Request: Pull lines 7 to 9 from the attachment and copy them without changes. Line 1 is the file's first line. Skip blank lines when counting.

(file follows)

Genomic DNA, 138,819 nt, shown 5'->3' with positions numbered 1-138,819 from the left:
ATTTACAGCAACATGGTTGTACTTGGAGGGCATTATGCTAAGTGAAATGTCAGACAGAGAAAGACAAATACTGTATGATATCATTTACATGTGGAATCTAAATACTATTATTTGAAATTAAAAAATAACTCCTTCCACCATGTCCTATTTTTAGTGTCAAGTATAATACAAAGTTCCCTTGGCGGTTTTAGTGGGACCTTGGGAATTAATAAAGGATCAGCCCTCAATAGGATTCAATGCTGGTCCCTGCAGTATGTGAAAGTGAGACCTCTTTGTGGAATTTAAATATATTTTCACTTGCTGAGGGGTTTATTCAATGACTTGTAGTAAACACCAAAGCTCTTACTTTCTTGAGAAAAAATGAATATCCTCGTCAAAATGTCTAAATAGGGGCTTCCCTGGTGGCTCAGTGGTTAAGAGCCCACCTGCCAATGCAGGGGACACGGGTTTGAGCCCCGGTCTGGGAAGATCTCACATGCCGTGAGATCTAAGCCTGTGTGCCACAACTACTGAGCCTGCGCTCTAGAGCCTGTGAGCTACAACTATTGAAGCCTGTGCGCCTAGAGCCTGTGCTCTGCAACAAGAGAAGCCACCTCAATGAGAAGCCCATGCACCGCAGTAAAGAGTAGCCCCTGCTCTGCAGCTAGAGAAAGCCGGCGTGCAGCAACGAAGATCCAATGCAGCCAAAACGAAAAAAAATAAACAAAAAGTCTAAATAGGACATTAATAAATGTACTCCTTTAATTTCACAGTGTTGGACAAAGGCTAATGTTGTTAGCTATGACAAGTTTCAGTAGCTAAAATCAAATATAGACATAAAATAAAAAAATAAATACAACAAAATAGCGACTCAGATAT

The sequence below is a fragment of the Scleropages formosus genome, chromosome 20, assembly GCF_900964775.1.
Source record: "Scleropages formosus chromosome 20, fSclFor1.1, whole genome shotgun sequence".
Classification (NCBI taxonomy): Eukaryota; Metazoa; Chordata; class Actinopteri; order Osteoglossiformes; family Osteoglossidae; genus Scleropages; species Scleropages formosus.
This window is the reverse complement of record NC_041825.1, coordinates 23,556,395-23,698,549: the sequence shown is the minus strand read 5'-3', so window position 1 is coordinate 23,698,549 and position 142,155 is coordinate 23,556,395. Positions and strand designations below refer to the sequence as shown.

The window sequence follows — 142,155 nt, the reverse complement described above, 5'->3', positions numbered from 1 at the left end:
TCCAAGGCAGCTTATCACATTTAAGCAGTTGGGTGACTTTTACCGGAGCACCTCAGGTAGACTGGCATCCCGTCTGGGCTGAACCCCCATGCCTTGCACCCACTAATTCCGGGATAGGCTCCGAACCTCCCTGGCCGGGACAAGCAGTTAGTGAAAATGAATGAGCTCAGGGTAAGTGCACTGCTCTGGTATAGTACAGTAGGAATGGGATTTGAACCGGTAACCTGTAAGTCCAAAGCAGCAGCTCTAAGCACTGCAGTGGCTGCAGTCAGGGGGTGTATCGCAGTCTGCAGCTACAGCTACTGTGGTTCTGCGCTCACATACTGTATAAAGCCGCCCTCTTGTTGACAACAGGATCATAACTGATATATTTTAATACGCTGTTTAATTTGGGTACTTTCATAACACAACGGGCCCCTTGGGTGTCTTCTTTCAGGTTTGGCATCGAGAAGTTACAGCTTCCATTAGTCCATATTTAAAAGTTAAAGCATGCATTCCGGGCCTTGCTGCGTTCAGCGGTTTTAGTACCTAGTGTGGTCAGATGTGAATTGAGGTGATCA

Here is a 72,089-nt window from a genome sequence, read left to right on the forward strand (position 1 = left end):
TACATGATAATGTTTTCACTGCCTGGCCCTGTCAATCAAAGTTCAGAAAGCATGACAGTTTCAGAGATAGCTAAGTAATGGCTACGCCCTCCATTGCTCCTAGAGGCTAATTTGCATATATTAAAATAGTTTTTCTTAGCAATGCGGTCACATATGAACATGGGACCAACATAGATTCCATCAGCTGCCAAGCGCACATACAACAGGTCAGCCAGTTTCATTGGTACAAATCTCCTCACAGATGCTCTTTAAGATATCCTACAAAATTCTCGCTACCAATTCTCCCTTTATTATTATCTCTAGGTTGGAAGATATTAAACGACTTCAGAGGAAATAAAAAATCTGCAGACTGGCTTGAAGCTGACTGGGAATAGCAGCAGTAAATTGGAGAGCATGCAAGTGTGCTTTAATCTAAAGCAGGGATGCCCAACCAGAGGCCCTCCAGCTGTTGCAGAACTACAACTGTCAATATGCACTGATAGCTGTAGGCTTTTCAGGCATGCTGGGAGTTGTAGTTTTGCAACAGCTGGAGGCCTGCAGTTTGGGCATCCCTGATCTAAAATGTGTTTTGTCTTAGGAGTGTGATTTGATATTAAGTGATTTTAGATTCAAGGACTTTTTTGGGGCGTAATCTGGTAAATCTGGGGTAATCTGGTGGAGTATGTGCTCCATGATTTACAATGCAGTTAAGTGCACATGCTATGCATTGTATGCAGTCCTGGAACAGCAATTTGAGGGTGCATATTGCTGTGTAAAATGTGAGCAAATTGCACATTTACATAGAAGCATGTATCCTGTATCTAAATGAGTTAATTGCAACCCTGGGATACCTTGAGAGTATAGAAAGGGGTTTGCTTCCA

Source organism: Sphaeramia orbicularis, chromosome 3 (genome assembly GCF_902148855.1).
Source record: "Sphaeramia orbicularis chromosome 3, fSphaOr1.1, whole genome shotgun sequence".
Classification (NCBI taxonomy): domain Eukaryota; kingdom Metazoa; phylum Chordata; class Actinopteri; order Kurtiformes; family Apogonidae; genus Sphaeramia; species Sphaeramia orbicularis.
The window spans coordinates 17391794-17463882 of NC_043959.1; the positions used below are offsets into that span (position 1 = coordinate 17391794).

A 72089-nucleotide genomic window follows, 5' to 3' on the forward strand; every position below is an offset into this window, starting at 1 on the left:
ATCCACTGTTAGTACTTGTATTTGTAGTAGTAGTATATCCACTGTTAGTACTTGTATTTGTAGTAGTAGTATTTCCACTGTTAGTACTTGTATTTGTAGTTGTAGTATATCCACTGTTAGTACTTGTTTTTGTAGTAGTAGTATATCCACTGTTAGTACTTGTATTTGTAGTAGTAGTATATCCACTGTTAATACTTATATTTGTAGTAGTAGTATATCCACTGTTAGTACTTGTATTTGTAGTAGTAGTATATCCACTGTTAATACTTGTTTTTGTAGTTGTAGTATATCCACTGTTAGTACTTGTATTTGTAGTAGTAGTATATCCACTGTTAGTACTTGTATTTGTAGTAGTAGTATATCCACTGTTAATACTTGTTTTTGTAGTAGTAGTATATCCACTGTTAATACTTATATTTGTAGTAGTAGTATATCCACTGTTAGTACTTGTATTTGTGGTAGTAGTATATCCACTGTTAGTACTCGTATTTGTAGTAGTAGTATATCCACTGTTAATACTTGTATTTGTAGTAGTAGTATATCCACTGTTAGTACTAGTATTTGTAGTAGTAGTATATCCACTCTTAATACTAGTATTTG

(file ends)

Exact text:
The window sequence follows — 142,155 nt, the reverse complement described above, 5'->3', positions numbered from 1 at the left end:
TCCAAGGCAGCTTATCACATTTAAGCAGTTGGGTGACTTTTACCGGAGCACCTCAGGTAGACTGGCATCCCGTCTGGGCTGAACCCCCATGCCTTGCACCCACTAATTCCGGGATAGGCTCCGAACCTCCCTGGCCGGGACAAGCAGTTAGTGAAAATGAATGAGCTCAGGGTAAGTGCACTGCTCTGGTATAGTACAGTAGGAATGGGATTTGAACCGGTAACCTGTAAGTCCAAAGCAGCAGCTCTAAGCACTGCAGTGGCTGCAGTCAGGGGGTGTATCGCAGTCTGCAGCTACAGCTACTGTGGTTCTGCGCTCACATACTGTATAAAGCCGCCCTCTTGTTGACAACAGGATCATAACTGATATATTTTAATACGCTGTTTAATTTGGGTACTTTCATAACACAACGGGCCCCTTGGGTGTCTTCTTTCAGGTTTGGCATCGAGAAGTTACAGCTTCCATTAGTCCATATTTAAAAGTTAAAGCATGCATTCCGGGCCTTGCTGCGTTCAGCGGTTTTAGTACCTAGTGTGGTCAGATGTGAATTGAGGTGATCA

Here is a 72,089-nt window from a genome sequence, read left to right on the forward strand (position 1 = left end):